Katainen’s practicality served him well in office, and he was able maintain the fragile coalition government in place in Finland as well as cultivate a new technology industry in Finland, as Nokia was partially sold to Microsoft. Katainen also faced a dwindling forestry industry – equally important to the Finnish economy as the tech industry – which was transferring paper and pulp production to Asia and Latin America.
Yet his economic policies and the gains made were crucial, and saved Katainen from what would have been an otherwise unpopular and politically suicidal decision to refuse to buy Nokia’s shares when the company was trending down and taking the entire Finnish economy with it.
These decisions show the style of Katainen, and how he defies his stereotypes. Young political leaders who rise to high office oftentimes are portrayed as charismatic, energetic, and optimistic. And while Jyrki Katainen’s charisma and energy are unquestionable, the lasting impression he leaves resembles none of those things. Katainen weathered his three years as PM with the steadiness and competence of an elder statesmen with years of experience. He was more interested in the tax code than media headlines, and as a result he got the results he wanted. To go along with this he chose to resign in order to pursue a position at the European Commission, perhaps even the Commission presidency…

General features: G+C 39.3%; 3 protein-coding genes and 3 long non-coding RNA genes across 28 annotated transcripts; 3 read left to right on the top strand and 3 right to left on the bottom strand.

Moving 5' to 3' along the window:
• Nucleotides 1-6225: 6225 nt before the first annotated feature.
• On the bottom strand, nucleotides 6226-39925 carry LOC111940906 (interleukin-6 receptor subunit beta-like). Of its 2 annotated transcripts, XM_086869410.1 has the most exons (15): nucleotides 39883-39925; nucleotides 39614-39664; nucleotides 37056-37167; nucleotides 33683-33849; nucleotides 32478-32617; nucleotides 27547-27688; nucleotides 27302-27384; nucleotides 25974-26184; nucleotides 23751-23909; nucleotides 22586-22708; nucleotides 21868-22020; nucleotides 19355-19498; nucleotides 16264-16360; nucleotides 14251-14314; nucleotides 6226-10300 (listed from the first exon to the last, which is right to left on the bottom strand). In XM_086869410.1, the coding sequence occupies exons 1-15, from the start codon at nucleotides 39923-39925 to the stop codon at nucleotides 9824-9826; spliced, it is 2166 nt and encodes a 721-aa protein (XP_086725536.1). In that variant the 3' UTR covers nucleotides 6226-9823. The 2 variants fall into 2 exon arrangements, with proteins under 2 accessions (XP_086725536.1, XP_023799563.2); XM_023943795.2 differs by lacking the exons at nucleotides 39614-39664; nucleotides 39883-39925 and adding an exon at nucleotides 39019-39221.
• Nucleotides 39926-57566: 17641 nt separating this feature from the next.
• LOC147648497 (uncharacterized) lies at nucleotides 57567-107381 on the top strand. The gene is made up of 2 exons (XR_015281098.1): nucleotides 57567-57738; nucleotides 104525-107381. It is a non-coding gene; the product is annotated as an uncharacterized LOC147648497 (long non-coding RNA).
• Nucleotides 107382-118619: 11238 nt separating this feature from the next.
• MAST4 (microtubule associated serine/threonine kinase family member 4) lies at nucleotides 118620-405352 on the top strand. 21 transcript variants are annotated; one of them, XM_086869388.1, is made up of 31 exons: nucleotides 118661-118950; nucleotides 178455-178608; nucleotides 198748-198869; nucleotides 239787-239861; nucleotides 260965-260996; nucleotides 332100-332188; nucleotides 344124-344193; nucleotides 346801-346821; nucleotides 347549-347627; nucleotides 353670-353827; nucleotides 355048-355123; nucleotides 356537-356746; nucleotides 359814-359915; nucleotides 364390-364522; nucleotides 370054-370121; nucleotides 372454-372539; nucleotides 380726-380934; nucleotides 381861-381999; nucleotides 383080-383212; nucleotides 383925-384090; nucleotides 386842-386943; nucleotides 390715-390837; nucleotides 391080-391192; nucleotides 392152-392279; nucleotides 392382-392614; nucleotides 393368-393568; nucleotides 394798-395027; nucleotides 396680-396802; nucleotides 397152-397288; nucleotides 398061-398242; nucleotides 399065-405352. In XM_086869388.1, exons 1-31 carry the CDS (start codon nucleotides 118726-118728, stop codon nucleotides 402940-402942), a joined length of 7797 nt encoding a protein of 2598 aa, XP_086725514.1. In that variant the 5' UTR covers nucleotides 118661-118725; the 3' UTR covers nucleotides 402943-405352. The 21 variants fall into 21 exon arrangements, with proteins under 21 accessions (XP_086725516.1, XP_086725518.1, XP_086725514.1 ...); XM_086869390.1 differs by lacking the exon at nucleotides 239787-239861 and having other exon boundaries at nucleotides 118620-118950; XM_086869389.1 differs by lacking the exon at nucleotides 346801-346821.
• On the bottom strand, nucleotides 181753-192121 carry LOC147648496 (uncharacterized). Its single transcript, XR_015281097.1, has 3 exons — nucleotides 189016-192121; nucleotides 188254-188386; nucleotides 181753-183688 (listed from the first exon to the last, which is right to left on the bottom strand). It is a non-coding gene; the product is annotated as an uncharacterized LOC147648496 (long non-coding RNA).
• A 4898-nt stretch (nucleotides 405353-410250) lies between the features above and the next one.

European Commission President?
Though the ultimate battle in the EPP came down to Jean-Claude Juncker vs Michel Barnier, which Juncker ultimately won in March of 2014 with EPP members voting 382-245, Katainen’s name had long been in the running. Katainen figured as a good compromise candidate for the Commission presidency. His strong conservative record, lack of histrionics, and origin from a relatively low profile EU member state made him an ideal candidate to Germany and other major EU players.